Millennials less adventurous, more likely to consider social media when planning holidays
Millenials want to be as well-informed as possible of travel destinations and place more importance on social media response.
Expedia, the online travel company, has compiled data on the key lessons marketers can learn about how millennials travel.
It compared millennials (defined as people born between 1982 and 1999) to generation x (1961-1981) and baby-boomers (1945-1960.)
Some of the findings do not reflect very well on youthful travelers.
Millennial backpackers are getting less adventurous and more vain.
Almost half (43 per cent) of millennials said that whether people comment on their vacation photos is as important or more important than experiencing the authentic culture of the destination. This compares with just 16 per cent of baby-boomers.
While 43 per cent of millennials are intimidated by the prospect of solo travel, just 32 per cent of baby-boomers say they feel the same.
Expedia compiled the report with the help of the Future Foundation — a global consumer trends and forecasting consultancy. A sample of 1,000 consumers per country aged between 18 – 64 in the UK, Germany, France, USA, China, Australia, Brazil and South Korea answered the questionnaire in March of this year.
Gary Morrison, senior vice president and head of retail at Expedia, explained what the results of the report mean for marketers trying to reach millennials.
Millennials are afraid to take risks:
Solo-travel has forever been the ultimate travel experience. Without friends, partners, or family to hold you back, you are able to more fully-immerse yourself in a foreign culture. But we're doing it a lot less, according to Expedia's research. Does this mean we are getting less adventurous?
Morrison explained: "I think it’s not that we’re getting less adventurous but a sense of risk aversion is growing. The sense that 'I need to know that it’s going to be authentic, I need to know that people are going to look favorably on it.'"
He added: "A lot of people enjoy travel as an experience of discovery. It's really the not knowing, the exploration, the finding on the fly [that for them makes traveling enjoyable,] but this particular cohort [millennials] seem to be different. It seems to be wanting to be as informed as possible before they go the destination."
Morrison said that this is why Expedia is investing in virtual reality (VR.) In this way, consumers are able to experience the destination before they travel and they can make the ultimate informed decision. Here's one way Expedia is using VR:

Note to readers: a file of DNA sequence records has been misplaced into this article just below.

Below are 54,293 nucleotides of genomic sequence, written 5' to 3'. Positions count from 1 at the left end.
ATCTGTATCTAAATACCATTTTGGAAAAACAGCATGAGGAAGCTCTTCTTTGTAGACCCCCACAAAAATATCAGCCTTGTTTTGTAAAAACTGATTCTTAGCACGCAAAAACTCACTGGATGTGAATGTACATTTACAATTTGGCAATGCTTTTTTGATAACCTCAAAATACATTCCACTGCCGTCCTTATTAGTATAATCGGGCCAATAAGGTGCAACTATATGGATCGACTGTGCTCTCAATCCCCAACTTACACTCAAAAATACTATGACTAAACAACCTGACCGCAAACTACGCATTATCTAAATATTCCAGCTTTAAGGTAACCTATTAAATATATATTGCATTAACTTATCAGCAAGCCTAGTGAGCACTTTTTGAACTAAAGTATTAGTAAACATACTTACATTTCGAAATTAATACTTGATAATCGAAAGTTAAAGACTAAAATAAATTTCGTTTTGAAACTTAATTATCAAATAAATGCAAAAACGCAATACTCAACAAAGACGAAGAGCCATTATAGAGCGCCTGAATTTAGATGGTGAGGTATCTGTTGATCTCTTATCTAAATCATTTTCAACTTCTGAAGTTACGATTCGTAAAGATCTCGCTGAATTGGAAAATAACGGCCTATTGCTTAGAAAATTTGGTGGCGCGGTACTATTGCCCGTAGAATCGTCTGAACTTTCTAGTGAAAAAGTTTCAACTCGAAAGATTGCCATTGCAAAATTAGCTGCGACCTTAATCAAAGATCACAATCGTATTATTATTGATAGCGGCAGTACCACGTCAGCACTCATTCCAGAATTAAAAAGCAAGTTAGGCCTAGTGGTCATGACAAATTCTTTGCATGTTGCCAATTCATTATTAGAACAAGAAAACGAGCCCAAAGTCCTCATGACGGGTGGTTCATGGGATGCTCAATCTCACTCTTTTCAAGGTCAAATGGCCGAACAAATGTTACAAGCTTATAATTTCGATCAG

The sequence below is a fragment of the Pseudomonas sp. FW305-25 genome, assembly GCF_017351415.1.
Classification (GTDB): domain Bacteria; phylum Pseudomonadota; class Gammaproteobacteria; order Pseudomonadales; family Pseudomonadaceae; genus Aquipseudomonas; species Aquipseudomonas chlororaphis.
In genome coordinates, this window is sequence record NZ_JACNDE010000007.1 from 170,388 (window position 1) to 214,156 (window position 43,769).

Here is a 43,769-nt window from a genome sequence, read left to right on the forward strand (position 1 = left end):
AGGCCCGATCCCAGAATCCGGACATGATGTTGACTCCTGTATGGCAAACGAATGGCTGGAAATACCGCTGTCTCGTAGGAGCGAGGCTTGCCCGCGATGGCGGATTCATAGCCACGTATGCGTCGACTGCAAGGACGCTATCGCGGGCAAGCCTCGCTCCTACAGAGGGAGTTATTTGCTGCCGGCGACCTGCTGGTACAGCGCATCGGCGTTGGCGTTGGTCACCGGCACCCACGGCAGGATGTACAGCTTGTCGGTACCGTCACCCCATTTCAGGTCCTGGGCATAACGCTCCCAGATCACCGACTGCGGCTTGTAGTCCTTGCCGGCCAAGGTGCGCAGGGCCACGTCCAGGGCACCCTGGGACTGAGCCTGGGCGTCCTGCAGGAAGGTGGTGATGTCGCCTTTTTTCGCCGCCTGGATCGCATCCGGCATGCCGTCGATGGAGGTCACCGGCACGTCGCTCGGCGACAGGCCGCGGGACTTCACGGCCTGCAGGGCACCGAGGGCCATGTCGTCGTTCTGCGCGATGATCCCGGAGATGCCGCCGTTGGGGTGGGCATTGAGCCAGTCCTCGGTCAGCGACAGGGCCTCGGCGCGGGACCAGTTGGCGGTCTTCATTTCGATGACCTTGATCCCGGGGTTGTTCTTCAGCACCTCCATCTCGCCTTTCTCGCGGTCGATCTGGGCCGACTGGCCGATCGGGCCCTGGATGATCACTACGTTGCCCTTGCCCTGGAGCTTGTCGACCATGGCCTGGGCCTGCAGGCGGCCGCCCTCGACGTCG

The Expedia VP dismissed the idea that VR may one day replace travel altogether: "People will always want to have the experience. The sensation of warm sun on my flesh cannot be replicated by virtual reality."
Millennials are much happier to give away data in return for convenience:
Morrison explained that millennials look for help in overcoming "choice paralysis" when looking at where to go on vacation. This means they are willing to give up personal data in return for "relevant" and "accurate" advice.
Carmen, a millennial respondent to the Expedia study from the UK, said: "I am interested in personalized travel ... however what they are offering needs to be so unique and not doable from my own research into the country...”
Many Millennials are more interested in curating a positive online image than in having an "authentic" experience:
Social media is obviously very important to millennials, so much so that it is greatly influencing are vacation choices.
Morrison talked about the importance of being a part of every conversation online.
"We are starting to invest in content creation, getting travel journalists to write informative, authoritative, fresh, relevant articles from different locations around the world. The more we are able to do that, the more they trust the content," Morrison said.
Out of the findings in the report Morrison was most surprised by was "the degree to which my choice of where I want to go and what I want to do is informed by how other people will rate it."
But he said travel companies are adapting as millennials become more fearful of the unknown, and more concerned with their online image.